Should children drink coffee? It is a question that cannot have a straightaway YES or NO answer. There have been heated discussions brewing over whether children should be consuming caffeine, as this trend is taking a toll among children and adolescents. Reports highlight that about 37% of children (13 to 18 years) are drinking coffee daily, higher than the recorded 23% in 2014 and 31% in 2016.
These numbers are alarming as coffee contains caffeine, a psychoactive substance known for altering sleep patterns and alertness of the mind. I have my heart bent on how this discussion turns out officially. Anything that alters children’s sleep patterns and focus is a big no for me.
However, it is crucial to know what the research and experts have to say about caffeine consumption in kids. Let us review what the experts say about coffee and its effects on the young mind.
Guidelines about Caffeine Consumption
Although the US dietary guidelines have no official recommendations about children’s daily caffeine consumption, we can take some ideas from Health Canada. It clearly indicates that children should not have more than 2.5 milligrams of caffeine per kilogram of their body weight.
Consider the following table for getting a better idea about the quantities of caffeine allowed for children.
|Age of the Child||Maximum daily caffeine consumption||Conversion|
|4-6 years||45 mg||Less than half a cup of coffee
1 can of cola (355 ml)
|7-9 years||62.5 mg||A single espresso shot
1.5 (355 ml) of cola cans
|10-12 years||85 mg||Less than a cup of brewed coffee
2 cans of 355 ml of cola
|13-18 years||113 mg||Less than 1.5 cups of brewed coffee|
Risks of Children Drinking Coffee
According to Toby Amibdor, MS, RD, there is no doubt about the stimulant properties of caffeine. Caffeine has a dose-response effect, and since children and adolescents’ have smaller body sizes, even a tiny quantity of caffeine can manifest insomnia, headaches, and jitteriness in children. Moreover, like any stimulant, caffeine also has withdrawal symptoms in young children.
Once they are used to having coffee every day, halting its consumption leads to common withdrawal symptoms, such as insomnia, loss of focus, and increased heart rate. It is not necessary that children will show full-blown withdrawal symptoms, but all of these can occur in small amounts.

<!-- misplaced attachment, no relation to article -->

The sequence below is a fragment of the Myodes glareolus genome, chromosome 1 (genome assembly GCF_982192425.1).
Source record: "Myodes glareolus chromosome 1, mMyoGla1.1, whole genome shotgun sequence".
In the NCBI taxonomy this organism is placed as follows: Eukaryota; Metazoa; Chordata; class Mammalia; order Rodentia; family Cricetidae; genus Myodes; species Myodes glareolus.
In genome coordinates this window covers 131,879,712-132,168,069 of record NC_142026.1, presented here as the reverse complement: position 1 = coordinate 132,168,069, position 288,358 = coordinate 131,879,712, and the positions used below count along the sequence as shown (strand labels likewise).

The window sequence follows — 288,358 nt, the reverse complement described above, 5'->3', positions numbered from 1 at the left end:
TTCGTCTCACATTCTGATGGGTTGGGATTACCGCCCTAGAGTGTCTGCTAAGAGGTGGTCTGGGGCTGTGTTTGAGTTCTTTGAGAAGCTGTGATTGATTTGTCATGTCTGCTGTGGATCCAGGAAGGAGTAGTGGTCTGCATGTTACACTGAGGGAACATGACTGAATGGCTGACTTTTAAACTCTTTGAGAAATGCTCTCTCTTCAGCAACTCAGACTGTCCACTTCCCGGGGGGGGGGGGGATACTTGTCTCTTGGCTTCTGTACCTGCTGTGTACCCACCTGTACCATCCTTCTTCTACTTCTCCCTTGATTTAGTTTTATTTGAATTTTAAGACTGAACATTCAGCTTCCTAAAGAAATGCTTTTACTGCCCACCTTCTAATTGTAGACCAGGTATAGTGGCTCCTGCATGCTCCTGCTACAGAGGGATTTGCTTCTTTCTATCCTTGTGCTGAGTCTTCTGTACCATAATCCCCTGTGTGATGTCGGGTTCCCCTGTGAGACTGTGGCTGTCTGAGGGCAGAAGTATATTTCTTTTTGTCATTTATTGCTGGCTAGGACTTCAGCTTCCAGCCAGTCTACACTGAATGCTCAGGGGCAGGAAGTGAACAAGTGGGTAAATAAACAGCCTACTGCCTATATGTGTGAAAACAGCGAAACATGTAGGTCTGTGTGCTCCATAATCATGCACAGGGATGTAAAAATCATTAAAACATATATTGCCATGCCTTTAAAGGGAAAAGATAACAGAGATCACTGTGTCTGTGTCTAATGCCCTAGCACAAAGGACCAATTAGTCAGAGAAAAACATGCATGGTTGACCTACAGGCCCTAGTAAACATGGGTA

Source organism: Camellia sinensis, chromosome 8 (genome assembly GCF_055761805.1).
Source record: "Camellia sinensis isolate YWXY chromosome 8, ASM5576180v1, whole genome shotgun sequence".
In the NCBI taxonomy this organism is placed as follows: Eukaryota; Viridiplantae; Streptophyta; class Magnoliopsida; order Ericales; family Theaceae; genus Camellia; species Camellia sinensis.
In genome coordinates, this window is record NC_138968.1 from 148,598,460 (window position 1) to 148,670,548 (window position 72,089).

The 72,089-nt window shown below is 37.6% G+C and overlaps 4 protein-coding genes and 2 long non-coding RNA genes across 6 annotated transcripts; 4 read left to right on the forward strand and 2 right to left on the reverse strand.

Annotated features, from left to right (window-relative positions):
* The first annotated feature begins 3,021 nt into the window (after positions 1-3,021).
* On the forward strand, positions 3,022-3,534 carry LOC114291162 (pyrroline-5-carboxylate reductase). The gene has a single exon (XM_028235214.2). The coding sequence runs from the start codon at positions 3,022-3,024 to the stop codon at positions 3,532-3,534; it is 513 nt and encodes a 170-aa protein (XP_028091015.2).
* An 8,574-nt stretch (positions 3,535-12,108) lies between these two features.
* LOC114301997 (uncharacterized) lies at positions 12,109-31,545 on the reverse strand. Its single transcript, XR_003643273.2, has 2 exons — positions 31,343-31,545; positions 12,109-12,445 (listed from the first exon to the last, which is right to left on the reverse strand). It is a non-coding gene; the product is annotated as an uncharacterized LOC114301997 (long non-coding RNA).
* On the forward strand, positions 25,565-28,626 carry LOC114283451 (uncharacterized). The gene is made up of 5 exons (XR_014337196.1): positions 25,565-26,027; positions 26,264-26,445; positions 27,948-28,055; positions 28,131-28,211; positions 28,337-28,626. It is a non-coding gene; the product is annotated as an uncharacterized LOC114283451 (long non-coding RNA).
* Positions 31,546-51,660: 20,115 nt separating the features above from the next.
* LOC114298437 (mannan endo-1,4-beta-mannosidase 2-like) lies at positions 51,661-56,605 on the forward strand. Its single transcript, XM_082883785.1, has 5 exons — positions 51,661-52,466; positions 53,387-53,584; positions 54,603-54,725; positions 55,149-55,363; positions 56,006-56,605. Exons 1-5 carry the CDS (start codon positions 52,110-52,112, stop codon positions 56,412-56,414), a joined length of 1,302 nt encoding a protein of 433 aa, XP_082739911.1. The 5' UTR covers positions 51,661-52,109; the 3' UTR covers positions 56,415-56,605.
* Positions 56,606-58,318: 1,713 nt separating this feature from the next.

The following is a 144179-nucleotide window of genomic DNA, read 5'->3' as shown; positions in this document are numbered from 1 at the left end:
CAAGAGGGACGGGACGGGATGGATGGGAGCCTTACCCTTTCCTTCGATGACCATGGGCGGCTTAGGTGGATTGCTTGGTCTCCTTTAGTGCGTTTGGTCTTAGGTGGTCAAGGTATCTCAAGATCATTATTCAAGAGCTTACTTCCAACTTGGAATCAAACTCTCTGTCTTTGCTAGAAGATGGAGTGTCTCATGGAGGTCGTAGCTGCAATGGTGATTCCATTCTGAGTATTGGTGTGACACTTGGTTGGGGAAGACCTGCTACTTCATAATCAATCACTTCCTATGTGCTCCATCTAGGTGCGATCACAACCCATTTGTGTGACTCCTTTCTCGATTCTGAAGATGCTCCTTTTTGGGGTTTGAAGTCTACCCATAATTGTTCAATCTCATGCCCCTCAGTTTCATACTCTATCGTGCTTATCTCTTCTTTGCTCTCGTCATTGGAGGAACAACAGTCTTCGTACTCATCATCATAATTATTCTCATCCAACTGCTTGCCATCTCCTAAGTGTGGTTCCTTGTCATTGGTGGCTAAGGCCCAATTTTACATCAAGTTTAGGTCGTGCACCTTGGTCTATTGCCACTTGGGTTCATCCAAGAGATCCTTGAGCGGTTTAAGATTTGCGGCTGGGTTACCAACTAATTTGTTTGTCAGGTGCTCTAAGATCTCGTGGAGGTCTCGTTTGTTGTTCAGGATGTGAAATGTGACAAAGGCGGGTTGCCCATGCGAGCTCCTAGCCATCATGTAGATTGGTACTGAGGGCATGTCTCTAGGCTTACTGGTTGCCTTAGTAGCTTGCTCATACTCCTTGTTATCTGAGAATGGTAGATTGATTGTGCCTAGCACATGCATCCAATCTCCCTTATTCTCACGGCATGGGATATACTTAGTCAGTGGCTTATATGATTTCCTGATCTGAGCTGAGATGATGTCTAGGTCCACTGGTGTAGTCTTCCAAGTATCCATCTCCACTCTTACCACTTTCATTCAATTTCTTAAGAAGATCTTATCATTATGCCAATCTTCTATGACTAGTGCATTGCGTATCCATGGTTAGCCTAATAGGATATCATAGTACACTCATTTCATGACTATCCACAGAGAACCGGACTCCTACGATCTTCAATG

Dr. Amidor further stresses that childhood is the developing age for children, wherein their bodies grow and gain strength. Consumption of caffeine can significantly interrupt the calcium absorption process in their body, rendering a weak skeletal structure in children.
Consumption of Coffee Laden with Extra Calories
Another most important and prevalent concern of the experts regarding children drinking coffee is how coffee is not consumed without loads of cream and sugar content. Experts are more concerned about the high sugar intake that the children have become used to.
Andy Bellatti, MS, RD, strongly opposes the consumption of coffee in children as it only becomes a vessel for empty calories that only harm a child’s body. A characteristic image of the coffee is now synonymous with ridiculously large amounts of sweet syrups, whipped cream, and caramel sauce. This combination of sugary content and caffeine is deadly for children’s growing years.
He asserts that he is most concerned about sugar consumption and caffeine amid the new trend of sweet energy drinks. These energy drinks typically target teenagers only, and it is highly effective as you can easily observe the trend. So, it is not only the coffee parents should be worried about but also the more common sweet energy drinks.
Coffee Messing the Sleep Pattern
Experts are also concerned about how caffeine as a stimulant alters children’s concentration, mood, hyperactivity, and appetite patterns. Caffeine is known for messing up mood swings, anxiety, and sleep patterns. Coffee is also a diuretic; therefore, parents should know how much coffee their kids have.
A 2014 research report reveals that caffeine intake in young children is significantly related to augmented anxiety levels in their adolescent and young adult years. This study followed a cross-sectional study design, wherein the research team used 20-year cohorts of young Australian males. These results indicate how caffeine intake messes up with the children’s brains and makes them vulnerable to numerous difficulties later in life.
An absolute favorite thing about drinking coffee as an adult is to enjoy a steaming hot cup before starting my daily chores. I also love the idea of enjoying my coffee in solitude while I reflect upon my day ahead. An excellent idea for adults to have specialty coffee in a kid-free zone is a coffee shop in Dublin, Ireland. No children are allowed to dine in over there, which provides a little recluse to the adults. Such shops should be common in other countries as well. It is a great idea to establish some boundaries about drinking coffee in public places.
Should Children be Drinking Coffee?
The verdict is to limit the amount of caffeine consumed by children if not totally avoidable as there are also some positive effects of drinking coffee. Follow the age-related guidelines and save your children from the various mind-altering effects. However, it is best to protect your children from caffeine as much as possible. Since caffeine in coffee or energy drinks does not come without heaps of unhealthy sugar intake, it is crucial to wait a few more years before introducing your children to coffee.